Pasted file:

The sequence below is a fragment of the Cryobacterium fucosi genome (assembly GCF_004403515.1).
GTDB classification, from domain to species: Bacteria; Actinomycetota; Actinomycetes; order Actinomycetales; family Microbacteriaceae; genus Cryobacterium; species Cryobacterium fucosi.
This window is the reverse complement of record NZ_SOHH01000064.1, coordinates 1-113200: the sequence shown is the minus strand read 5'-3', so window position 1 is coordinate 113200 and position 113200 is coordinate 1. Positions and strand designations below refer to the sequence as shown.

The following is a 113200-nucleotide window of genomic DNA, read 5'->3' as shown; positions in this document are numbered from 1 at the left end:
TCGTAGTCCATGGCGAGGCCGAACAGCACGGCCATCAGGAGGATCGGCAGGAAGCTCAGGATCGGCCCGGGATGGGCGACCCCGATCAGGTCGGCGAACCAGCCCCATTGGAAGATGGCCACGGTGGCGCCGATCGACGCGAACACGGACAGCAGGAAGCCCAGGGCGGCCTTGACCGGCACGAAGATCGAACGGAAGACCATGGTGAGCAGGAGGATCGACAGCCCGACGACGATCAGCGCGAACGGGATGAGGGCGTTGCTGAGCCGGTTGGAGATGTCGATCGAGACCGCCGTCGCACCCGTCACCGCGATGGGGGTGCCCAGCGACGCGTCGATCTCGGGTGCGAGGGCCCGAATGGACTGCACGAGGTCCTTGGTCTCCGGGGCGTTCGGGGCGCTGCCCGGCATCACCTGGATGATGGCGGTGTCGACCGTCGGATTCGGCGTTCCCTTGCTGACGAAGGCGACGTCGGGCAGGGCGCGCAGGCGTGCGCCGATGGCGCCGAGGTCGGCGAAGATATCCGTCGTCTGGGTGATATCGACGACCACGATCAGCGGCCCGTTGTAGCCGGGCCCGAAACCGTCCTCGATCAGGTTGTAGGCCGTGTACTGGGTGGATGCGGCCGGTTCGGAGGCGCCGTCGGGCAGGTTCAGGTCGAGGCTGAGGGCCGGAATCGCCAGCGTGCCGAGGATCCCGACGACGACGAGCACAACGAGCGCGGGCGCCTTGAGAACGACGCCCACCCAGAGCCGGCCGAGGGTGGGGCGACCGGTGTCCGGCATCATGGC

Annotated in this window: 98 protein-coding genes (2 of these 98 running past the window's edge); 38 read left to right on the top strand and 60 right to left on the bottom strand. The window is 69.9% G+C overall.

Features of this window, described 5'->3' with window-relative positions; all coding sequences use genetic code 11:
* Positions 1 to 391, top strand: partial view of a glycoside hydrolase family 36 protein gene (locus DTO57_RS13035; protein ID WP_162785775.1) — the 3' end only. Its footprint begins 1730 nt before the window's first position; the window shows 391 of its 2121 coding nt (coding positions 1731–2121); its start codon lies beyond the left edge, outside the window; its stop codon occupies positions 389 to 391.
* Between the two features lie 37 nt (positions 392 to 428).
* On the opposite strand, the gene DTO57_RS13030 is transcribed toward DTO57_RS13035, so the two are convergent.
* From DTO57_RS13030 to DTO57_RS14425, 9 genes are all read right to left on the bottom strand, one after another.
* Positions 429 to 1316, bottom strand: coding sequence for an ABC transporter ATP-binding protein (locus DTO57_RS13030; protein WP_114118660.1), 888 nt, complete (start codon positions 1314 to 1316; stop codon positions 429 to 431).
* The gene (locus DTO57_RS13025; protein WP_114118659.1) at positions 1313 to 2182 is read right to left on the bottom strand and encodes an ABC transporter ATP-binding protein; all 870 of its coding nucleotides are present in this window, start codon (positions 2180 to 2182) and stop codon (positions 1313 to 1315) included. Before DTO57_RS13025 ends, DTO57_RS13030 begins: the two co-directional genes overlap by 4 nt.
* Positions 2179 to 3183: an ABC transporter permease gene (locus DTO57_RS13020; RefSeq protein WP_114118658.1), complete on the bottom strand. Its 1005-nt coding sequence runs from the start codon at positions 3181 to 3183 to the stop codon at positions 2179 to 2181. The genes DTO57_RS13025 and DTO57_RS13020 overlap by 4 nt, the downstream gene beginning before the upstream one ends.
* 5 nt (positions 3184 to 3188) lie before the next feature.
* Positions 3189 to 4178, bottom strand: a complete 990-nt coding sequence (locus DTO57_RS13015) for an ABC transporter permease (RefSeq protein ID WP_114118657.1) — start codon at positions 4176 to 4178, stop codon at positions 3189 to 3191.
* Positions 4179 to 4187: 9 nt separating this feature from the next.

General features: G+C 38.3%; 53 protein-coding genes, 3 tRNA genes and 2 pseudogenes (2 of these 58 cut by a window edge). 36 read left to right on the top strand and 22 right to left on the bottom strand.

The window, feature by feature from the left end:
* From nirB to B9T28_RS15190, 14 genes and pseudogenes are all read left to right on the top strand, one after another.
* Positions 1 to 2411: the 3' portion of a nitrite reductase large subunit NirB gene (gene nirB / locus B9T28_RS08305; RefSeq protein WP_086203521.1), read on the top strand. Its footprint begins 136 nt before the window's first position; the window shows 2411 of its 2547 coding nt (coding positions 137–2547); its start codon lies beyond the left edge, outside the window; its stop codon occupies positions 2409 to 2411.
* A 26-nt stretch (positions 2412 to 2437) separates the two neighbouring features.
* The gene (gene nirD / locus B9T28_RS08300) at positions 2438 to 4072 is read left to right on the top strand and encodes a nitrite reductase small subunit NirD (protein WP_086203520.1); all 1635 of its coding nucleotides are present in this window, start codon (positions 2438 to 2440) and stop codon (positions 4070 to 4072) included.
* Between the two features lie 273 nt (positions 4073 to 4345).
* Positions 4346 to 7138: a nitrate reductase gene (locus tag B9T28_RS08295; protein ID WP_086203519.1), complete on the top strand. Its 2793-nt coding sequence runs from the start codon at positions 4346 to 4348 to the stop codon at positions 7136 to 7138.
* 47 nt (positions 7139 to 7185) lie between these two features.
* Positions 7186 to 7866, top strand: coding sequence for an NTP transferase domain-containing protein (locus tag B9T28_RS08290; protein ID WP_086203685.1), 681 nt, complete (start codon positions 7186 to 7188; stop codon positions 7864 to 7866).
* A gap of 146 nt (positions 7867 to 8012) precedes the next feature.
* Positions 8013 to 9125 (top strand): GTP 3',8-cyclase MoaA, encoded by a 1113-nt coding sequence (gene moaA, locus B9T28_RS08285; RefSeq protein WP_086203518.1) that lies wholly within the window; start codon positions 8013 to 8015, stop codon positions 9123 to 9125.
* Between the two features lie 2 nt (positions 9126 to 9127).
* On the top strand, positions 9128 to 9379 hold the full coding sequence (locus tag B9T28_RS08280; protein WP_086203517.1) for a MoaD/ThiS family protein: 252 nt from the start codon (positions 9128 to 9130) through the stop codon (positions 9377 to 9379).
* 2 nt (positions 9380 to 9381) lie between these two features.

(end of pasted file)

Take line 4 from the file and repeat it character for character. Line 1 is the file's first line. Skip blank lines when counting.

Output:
The following is a 113200-nucleotide window of genomic DNA, read 5'->3' as shown; positions in this document are numbered from 1 at the left end: